Too often the Church fears to appear judgmental, to condemn evil, to oppose persons and organizations promoting it.  But Metaxas wonders:  “Where did we get the idea that we shouldn’t be at the forefront in criticizing the great evil of Communist countries like China that brutally persecute religious minorities in ways that bring to mind the Nazis themselves?” (p. 5).  What we should learn from Bonhoeffer is the importance of resisting evil, discerning its presence and speaking out at its manifestations.  Pastors and theologians are especially responsible for doing so.  Unfortunately, in 1954 Senator Lyndon Johnson orchestrated legislation that forbade churches from endorsing political figures, threatening the churches’ tax exempt status!  Inasmuch as they remained silent at this move to quiet them, “they behaved rather like many of the submissive pastors in Germany two decades earlier” (p. 8).  Still fearful of the taxman, all too many American churchmen still refuse to publicly hold politicians responsible for their behavior.  They’ve lost the courage to enter the public square and fight for justice.  Though few of us know much about the “Johnson Amendment” and the government’s capacity to quash religious freedom, churches saw it vanish during the recent COVID-19 shutdowns.  Churches were actually deemed “non-essential” and ordered to close their doors.  Virtually all of them did!  Marijuana dispensaries and strip clubs stayed open but churches closed and pastors said nothing.   “When questionable medical procedures were being forced on their parishioners . . .  they meekly adopted the stance that it was the ‘Christ-like’ thing to submit and not to fight, nor even to mention such tremendously serious issues.  This was a deeply disgraceful moment for the American Church” (p. 12).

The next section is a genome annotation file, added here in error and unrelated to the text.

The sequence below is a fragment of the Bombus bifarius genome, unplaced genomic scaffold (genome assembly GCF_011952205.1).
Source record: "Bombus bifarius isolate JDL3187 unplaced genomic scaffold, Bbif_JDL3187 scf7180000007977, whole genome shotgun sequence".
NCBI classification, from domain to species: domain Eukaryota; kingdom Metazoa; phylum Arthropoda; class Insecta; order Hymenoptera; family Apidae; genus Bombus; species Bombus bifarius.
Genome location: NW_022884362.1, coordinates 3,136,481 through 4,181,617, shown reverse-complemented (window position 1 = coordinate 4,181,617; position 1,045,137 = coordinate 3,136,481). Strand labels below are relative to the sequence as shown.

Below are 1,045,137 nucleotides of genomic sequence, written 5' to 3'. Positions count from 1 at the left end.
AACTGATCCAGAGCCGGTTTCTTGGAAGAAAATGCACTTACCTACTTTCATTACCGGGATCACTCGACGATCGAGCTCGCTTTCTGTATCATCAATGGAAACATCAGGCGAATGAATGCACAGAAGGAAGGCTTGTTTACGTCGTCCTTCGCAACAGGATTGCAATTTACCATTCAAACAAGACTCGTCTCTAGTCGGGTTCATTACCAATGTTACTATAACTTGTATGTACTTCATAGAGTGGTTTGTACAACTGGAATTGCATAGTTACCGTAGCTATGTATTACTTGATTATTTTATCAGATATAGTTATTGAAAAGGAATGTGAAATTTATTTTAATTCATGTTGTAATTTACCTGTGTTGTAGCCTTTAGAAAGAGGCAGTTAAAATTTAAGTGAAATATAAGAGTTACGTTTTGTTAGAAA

That moment came for Bonhoeffer when, on Reformation Sunday in 1932, he  preached a message in an historic Berlin church.   “Rather than stroke the egos of those German elites slumbering in the pews, Bonhoeffer’s sermon was calculated to wake them up, if they were still able to be awakened” (p. 25).  Midway through his message, the authorities shut down the broadcast.  “To put it in our own modern parlance,” Metaxas says, he “had just been ‘cancelled.’”  Thenceforth he sought ways to resist the Nazis, helping lead the “Confessing Church” in opposition to the pro-Nazi, state-subsidized “Deutsche Christen” (Christian Church).  In time, only 3,000 of Germany’s 18,000 pastors stood with Bonhoeffer.  Many of them would be arrested and killed.  The majority failed to discern what was actually happening.  “They could not believe that the Nazis were devotedly anti-Christian—and that they were essentially atheist and pagan tribalists working to eventually obliterate the Christian Church” (p. 48).  Somewhat the same is now taking place—witness the rainbow banners and BLM flags on churches.  Such acts compromise the Faith and  churchmen must be resisted.   People need courageous leaders, and “God expects those who have a voice to speak out for those who do not—who most of all tend to be the poorest among us” (p. 13).  The COVID pandemic has receded and the church doors have opened, but today we’re besieged by Critical Race Theorists who want to indoctrinate our children and by homosexual and transgender ideologists who work to undermine the Christian Way.  It’s time, Metaxas thinks, for some new Bonhoeffers!